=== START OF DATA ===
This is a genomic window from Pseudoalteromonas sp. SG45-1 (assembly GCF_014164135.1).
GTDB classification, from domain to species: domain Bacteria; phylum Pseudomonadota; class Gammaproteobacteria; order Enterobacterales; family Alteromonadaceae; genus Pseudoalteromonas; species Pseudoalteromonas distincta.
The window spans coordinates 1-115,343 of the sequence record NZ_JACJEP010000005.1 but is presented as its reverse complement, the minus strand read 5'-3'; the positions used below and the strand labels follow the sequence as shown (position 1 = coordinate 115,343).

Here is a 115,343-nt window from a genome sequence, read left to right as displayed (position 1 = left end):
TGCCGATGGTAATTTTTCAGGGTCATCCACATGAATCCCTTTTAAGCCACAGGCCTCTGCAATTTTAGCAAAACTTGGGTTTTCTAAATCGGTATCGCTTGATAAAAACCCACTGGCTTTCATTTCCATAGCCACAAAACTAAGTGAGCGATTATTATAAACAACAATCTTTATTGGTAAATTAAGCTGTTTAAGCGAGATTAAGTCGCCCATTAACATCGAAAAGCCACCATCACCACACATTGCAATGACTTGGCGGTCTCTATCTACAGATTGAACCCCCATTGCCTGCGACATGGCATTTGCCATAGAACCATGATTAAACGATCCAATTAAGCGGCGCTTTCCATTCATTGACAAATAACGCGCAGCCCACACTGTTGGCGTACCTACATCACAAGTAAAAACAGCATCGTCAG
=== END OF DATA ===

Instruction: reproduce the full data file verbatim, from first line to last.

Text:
This is a genomic window from Pseudoalteromonas sp. SG45-1 (assembly GCF_014164135.1).
GTDB classification, from domain to species: domain Bacteria; phylum Pseudomonadota; class Gammaproteobacteria; order Enterobacterales; family Alteromonadaceae; genus Pseudoalteromonas; species Pseudoalteromonas distincta.
The window spans coordinates 1-115,343 of the sequence record NZ_JACJEP010000005.1 but is presented as its reverse complement, the minus strand read 5'-3'; the positions used below and the strand labels follow the sequence as shown (position 1 = coordinate 115,343).

Here is a 115,343-nt window from a genome sequence, read left to right as displayed (position 1 = left end):
TGCCGATGGTAATTTTTCAGGGTCATCCACATGAATCCCTTTTAAGCCACAGGCCTCTGCAATTTTAGCAAAACTTGGGTTTTCTAAATCGGTATCGCTTGATAAAAACCCACTGGCTTTCATTTCCATAGCCACAAAACTAAGTGAGCGATTATTATAAACAACAATCTTTATTGGTAAATTAAGCTGTTTAAGCGAGATTAAGTCGCCCATTAACATCGAAAAGCCACCATCACCACACATTGCAATGACTTGGCGGTCTCTATCTACAGATTGAACCCCCATTGCCTGCGACATGGCATTTGCCATAGAACCATGATTAAACGATCCAATTAAGCGGCGCTTTCCATTCATTGACAAATAACGCGCAGCCCACACTGTTGGCGTACCTACATCACAAGTAAAAACAGCATCGTCAG